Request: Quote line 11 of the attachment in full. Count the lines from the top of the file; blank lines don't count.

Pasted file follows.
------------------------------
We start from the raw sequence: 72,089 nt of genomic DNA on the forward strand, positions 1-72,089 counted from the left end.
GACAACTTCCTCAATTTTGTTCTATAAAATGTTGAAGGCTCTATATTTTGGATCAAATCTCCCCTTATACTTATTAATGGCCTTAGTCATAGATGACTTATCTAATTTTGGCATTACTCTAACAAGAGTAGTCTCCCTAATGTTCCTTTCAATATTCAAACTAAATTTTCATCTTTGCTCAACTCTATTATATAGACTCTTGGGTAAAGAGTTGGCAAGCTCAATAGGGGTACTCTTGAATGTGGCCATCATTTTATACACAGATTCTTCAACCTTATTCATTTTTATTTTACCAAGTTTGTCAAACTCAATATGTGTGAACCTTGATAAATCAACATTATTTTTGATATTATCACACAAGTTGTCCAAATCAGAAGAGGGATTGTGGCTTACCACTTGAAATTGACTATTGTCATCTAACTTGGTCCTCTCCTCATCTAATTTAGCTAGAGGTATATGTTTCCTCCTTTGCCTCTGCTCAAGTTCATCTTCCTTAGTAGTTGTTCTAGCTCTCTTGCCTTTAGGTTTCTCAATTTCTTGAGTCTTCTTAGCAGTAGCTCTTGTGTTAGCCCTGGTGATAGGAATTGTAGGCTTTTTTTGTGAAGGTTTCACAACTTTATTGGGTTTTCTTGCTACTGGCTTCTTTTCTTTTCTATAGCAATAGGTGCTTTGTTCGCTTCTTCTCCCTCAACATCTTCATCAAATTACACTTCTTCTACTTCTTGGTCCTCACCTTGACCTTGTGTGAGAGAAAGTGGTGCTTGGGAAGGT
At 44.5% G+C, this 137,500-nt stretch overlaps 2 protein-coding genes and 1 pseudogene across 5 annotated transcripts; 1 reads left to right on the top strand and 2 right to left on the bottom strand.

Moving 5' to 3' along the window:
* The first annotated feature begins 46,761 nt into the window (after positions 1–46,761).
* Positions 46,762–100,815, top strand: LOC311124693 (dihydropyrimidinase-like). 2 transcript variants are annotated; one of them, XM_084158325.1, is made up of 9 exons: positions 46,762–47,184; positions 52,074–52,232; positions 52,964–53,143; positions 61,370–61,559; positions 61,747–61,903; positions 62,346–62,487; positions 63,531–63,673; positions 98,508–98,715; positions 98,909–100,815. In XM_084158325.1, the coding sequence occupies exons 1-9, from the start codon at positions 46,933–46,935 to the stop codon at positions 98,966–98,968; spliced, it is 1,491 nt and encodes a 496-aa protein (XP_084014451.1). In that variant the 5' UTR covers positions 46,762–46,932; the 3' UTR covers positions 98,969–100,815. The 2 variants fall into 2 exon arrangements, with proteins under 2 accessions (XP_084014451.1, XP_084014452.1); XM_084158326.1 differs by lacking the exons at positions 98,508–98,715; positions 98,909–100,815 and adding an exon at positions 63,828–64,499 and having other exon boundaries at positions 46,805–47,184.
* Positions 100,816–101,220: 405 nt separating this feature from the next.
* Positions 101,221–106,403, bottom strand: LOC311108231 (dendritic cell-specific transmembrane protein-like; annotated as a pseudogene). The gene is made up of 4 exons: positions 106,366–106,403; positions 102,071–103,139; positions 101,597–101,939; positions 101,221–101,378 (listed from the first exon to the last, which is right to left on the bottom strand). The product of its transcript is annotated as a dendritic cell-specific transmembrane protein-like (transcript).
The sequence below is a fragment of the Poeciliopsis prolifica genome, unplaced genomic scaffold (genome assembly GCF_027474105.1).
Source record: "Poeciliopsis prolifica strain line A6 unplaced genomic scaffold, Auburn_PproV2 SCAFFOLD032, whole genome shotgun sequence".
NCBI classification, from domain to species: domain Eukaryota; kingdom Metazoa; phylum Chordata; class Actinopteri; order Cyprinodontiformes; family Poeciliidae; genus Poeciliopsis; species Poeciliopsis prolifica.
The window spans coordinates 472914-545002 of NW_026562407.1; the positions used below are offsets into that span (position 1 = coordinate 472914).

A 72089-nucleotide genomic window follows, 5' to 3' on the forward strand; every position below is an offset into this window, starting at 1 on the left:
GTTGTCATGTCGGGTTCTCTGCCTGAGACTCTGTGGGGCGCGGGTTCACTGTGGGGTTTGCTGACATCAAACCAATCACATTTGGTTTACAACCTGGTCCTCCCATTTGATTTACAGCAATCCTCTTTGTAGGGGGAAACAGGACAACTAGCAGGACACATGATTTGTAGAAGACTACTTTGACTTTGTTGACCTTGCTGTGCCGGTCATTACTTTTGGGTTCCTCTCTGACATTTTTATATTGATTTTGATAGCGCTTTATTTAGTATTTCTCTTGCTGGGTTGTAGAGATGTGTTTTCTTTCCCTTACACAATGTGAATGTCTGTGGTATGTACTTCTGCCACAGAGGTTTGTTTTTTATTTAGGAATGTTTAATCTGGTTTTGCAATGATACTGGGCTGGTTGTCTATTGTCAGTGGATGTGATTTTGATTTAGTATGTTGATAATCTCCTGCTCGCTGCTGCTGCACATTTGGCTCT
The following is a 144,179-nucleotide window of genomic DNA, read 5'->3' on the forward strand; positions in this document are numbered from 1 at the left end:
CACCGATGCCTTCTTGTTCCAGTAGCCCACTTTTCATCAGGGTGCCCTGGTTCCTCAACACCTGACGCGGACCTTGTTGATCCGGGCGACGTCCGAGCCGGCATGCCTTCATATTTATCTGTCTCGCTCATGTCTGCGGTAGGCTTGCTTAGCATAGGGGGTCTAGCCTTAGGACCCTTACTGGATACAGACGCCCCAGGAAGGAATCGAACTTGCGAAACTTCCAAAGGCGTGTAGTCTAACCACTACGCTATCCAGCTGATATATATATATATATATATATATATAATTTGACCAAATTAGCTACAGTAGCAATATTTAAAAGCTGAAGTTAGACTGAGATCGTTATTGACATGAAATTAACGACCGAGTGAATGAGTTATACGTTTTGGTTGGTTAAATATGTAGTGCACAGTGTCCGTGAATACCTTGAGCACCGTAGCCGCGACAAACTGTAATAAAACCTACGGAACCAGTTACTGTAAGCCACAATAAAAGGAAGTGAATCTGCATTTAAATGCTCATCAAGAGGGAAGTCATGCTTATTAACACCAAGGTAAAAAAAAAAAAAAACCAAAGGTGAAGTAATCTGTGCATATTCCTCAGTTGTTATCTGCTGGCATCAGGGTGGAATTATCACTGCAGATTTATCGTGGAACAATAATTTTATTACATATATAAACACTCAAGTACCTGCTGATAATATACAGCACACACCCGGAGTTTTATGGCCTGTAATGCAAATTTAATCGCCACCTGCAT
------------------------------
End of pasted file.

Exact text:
NCBI classification, from domain to species: domain Eukaryota; kingdom Metazoa; phylum Chordata; class Actinopteri; order Cyprinodontiformes; family Poeciliidae; genus Poeciliopsis; species Poeciliopsis prolifica.